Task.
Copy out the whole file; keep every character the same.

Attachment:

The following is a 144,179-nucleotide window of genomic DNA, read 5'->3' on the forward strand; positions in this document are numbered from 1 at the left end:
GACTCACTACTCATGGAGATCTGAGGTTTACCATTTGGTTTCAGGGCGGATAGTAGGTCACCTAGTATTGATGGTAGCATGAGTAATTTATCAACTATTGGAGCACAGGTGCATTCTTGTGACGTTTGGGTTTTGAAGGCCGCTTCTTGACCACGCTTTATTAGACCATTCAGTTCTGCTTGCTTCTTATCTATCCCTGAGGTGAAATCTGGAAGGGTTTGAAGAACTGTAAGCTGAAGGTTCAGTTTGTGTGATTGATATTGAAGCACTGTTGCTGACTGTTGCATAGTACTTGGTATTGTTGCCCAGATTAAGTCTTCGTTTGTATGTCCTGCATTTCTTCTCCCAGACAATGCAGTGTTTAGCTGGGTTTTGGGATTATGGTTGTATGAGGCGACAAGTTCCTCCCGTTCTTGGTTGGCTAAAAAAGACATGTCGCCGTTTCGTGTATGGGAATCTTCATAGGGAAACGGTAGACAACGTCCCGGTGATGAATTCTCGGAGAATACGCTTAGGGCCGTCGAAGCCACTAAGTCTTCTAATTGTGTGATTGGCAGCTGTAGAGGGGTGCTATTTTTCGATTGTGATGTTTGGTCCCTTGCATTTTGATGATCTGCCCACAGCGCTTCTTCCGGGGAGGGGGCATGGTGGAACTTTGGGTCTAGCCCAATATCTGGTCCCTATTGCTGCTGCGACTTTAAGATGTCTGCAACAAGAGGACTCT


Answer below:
The following is a 144,179-nucleotide window of genomic DNA, read 5'->3' on the forward strand; positions in this document are numbered from 1 at the left end:
GACTCACTACTCATGGAGATCTGAGGTTTACCATTTGGTTTCAGGGCGGATAGTAGGTCACCTAGTATTGATGGTAGCATGAGTAATTTATCAACTATTGGAGCACAGGTGCATTCTTGTGACGTTTGGGTTTTGAAGGCCGCTTCTTGACCACGCTTTATTAGACCATTCAGTTCTGCTTGCTTCTTATCTATCCCTGAGGTGAAATCTGGAAGGGTTTGAAGAACTGTAAGCTGAAGGTTCAGTTTGTGTGATTGATATTGAAGCACTGTTGCTGACTGTTGCATAGTACTTGGTATTGTTGCCCAGATTAAGTCTTCGTTTGTATGTCCTGCATTTCTTCTCCCAGACAATGCAGTGTTTAGCTGGGTTTTGGGATTATGGTTGTATGAGGCGACAAGTTCCTCCCGTTCTTGGTTGGCTAAAAAAGACATGTCGCCGTTTCGTGTATGGGAATCTTCATAGGGAAACGGTAGACAACGTCCCGGTGATGAATTCTCGGAGAATACGCTTAGGGCCGTCGAAGCCACTAAGTCTTCTAATTGTGTGATTGGCAGCTGTAGAGGGGTGCTATTTTTCGATTGTGATGTTTGGTCCCTTGCATTTTGATGATCTGCCCACAGCGCTTCTTCCGGGGAGGGGGCATGGTGGAACTTTGGGTCTAGCCCAATATCTGGTCCCTATTGCTGCTGCGACTTTAAGATGTCTGCAACAAGAGGACTCT